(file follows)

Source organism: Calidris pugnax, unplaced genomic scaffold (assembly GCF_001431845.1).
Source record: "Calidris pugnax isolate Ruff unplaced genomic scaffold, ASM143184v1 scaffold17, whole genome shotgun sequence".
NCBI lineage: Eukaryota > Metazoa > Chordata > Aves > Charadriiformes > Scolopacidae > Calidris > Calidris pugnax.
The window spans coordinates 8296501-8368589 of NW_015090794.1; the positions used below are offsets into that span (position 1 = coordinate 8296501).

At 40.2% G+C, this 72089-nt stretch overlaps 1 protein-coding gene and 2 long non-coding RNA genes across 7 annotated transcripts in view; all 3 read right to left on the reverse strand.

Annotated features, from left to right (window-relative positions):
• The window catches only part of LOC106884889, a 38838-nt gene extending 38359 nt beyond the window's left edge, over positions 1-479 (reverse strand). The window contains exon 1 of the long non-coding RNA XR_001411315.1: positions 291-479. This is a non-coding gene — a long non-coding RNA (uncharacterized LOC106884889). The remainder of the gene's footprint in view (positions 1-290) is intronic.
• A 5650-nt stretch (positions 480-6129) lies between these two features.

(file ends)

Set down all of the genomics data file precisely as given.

Source organism: Calidris pugnax, unplaced genomic scaffold (assembly GCF_001431845.1).
Source record: "Calidris pugnax isolate Ruff unplaced genomic scaffold, ASM143184v1 scaffold17, whole genome shotgun sequence".
NCBI lineage: Eukaryota > Metazoa > Chordata > Aves > Charadriiformes > Scolopacidae > Calidris > Calidris pugnax.
The window spans coordinates 8296501-8368589 of NW_015090794.1; the positions used below are offsets into that span (position 1 = coordinate 8296501).

At 40.2% G+C, this 72089-nt stretch overlaps 1 protein-coding gene and 2 long non-coding RNA genes across 7 annotated transcripts in view; all 3 read right to left on the reverse strand.

Annotated features, from left to right (window-relative positions):
• The window catches only part of LOC106884889, a 38838-nt gene extending 38359 nt beyond the window's left edge, over positions 1-479 (reverse strand). The window contains exon 1 of the long non-coding RNA XR_001411315.1: positions 291-479. This is a non-coding gene — a long non-coding RNA (uncharacterized LOC106884889). The remainder of the gene's footprint in view (positions 1-290) is intronic.
• A 5650-nt stretch (positions 480-6129) lies between these two features.